I took the idea of using text fom him too - I've never tried to put any kind of writing anywhere near my work, but it was immensely liberating to write out scraps of our chat, and to use the framing device of the round-cornered boxes of Instagram to present scraps of ides that suggest a longer talk.

Both of us have found this way of working very exciting and stimulating, and capable of generating unexpected possibilites of working, both together and in our own ways.

Anglo-Indian Converstions with Roshan Chhabria


Roshan is an artist from Baroda, famed for its art school and cultural atmoshere. He and I have beeen chatting on Instagram for several months, about art and all sotrts of other things in our lives - trivial stuff like what we are about to cook, and feelings about art in our like and unlike countries. He is doing a three month residency at Kochi, home of the Biennale. His brief is to draw every day - that's it! how jealous am I!!

Our plan has been to develop a painting/process based on our chatting, and I've been making a start in my studio, pausing to ask Roshan for his feelings about what I'm doing.

Our styles are complementary and overlapping in a gneral way - we both drawn to using black, to drawing what we see around us, to a kinetic frisson in our surfaces.

At the moment we are planning our exhibition at the India Club on 2nd October, how we will fit into the two walls they've offered us in the bar.

Green-skinned Alien Colonisers


It has been said that if you want to understand America's foreign policy, look at Star Trek. In trying to make paintings about the British Raj amnd colonialism I have decided to sidestep the colouring of my subjects' skin, and try expressing The Other as green.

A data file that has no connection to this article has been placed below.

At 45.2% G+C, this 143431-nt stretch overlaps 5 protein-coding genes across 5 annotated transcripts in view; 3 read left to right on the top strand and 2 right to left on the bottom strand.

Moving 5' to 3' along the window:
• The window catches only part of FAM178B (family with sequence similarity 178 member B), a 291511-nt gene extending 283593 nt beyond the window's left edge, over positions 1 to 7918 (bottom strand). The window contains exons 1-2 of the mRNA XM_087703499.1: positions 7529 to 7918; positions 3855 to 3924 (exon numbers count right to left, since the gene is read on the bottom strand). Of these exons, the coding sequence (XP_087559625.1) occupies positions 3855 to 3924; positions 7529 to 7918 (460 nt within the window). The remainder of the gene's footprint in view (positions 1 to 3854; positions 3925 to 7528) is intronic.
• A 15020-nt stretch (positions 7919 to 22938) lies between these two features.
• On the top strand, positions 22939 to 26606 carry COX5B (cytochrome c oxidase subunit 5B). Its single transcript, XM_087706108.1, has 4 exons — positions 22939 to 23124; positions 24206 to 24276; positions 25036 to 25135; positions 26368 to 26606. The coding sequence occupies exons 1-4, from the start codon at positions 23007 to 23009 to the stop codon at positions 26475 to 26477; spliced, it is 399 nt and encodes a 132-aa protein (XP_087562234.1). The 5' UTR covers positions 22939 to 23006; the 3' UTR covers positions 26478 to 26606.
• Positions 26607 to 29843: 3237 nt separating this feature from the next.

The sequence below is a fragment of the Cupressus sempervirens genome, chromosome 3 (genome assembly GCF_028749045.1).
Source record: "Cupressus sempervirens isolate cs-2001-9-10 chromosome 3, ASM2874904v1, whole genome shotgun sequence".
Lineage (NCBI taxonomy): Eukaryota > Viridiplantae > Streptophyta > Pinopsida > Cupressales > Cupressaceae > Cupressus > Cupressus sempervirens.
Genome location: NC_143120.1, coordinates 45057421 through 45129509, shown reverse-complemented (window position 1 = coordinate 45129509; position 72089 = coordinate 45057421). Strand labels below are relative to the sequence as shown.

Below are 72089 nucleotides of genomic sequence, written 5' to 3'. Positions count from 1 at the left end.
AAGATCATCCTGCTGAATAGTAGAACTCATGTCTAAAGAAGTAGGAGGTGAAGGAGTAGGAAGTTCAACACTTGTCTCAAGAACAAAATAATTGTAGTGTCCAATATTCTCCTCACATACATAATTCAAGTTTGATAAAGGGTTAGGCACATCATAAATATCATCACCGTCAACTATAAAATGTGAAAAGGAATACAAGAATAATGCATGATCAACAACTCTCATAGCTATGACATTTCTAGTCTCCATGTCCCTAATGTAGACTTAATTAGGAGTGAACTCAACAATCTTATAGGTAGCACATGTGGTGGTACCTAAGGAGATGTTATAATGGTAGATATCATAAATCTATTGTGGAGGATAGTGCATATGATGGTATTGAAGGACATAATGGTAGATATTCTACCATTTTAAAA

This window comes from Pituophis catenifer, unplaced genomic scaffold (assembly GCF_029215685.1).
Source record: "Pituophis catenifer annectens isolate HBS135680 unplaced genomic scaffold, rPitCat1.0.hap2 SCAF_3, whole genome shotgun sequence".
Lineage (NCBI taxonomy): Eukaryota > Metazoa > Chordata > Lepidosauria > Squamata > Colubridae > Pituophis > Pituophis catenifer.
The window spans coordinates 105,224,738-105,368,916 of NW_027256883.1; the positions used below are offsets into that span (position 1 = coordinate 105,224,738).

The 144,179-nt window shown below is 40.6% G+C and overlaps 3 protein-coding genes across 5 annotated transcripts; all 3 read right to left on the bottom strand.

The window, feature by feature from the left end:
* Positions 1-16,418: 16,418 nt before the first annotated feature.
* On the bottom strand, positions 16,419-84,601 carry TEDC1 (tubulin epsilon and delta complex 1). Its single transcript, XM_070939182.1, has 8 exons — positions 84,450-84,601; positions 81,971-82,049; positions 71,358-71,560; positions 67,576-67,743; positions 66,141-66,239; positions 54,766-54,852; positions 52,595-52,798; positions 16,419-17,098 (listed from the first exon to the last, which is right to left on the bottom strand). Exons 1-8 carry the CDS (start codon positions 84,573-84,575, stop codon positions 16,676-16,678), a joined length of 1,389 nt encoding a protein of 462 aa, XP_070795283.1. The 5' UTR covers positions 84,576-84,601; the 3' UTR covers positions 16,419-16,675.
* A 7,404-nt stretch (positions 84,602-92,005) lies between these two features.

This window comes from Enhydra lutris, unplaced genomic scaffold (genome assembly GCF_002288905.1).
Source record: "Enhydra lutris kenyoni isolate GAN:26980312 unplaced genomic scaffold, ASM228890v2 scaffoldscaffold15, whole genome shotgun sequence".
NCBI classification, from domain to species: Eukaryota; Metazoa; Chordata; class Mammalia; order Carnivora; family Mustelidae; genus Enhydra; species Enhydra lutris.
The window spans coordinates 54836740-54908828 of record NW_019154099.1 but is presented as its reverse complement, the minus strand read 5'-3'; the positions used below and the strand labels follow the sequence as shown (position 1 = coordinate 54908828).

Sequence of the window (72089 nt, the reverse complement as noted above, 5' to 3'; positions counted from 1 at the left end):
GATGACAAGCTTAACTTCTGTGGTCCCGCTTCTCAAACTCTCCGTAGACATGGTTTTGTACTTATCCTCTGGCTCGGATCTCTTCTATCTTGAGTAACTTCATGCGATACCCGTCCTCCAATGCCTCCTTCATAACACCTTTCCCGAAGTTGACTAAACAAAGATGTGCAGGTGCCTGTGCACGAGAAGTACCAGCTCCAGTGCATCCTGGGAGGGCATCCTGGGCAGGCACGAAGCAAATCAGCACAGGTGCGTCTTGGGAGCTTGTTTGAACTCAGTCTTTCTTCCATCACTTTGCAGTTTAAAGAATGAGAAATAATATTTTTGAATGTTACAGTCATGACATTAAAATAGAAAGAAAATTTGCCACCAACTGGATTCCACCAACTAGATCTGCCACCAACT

This evokes the idea of the Other while keeping an ambiguity about the viewpoint of Otherness, which of course has to work both ways. Greenness keeps it freighted, but dual.
This painting decision also caused a train of thought about depiction of the Alien from Outer Space, the Little Green Man, the ultimate coloniser. The parallels between Outer Space and colonisers bring out how we Westerners actually do understand how the colonised feel: Beings arrive in an incomprehensibly-powered craft, landing either plonk in the middle of Civilisation or inexplicably but sinisterly in a remote place; if they speak, they show no empathy, if not they are difficult or impossible to communicate with; they want to take, potentially by force, something that has been exhausted or is otherwise unobtainable in their own place of origin; they view the natives (us) with cool objectiveness as inferior but possible harvestable stock; they are capable, even interested to administer pain in pursuit of knowledge and conquest, and it is not possible to imagine how to placate them except by giving them what they want. They are physically repulsive and clearly designed for conditions on some unimaginable but depleted home planet.

Ring any bells?

*The meaning of 'miniature' in Indian painting


Yesterday I was trying to see the Sainsbury Centre's collection of Indian miniatures online, and was intrigued to read that the term 'miniature' doesn't refer to size, but to the use of minium, otherwise known as red lead. This red colour was used for capitals, headers, important words, and was mined from Roman terms in Iberia, near the wonderfully named cinnabar mines. Imagine mining cinnabar - I suppose nuggets of it were plucked from glittering grottoes by toga-wearing youths with willow baskets.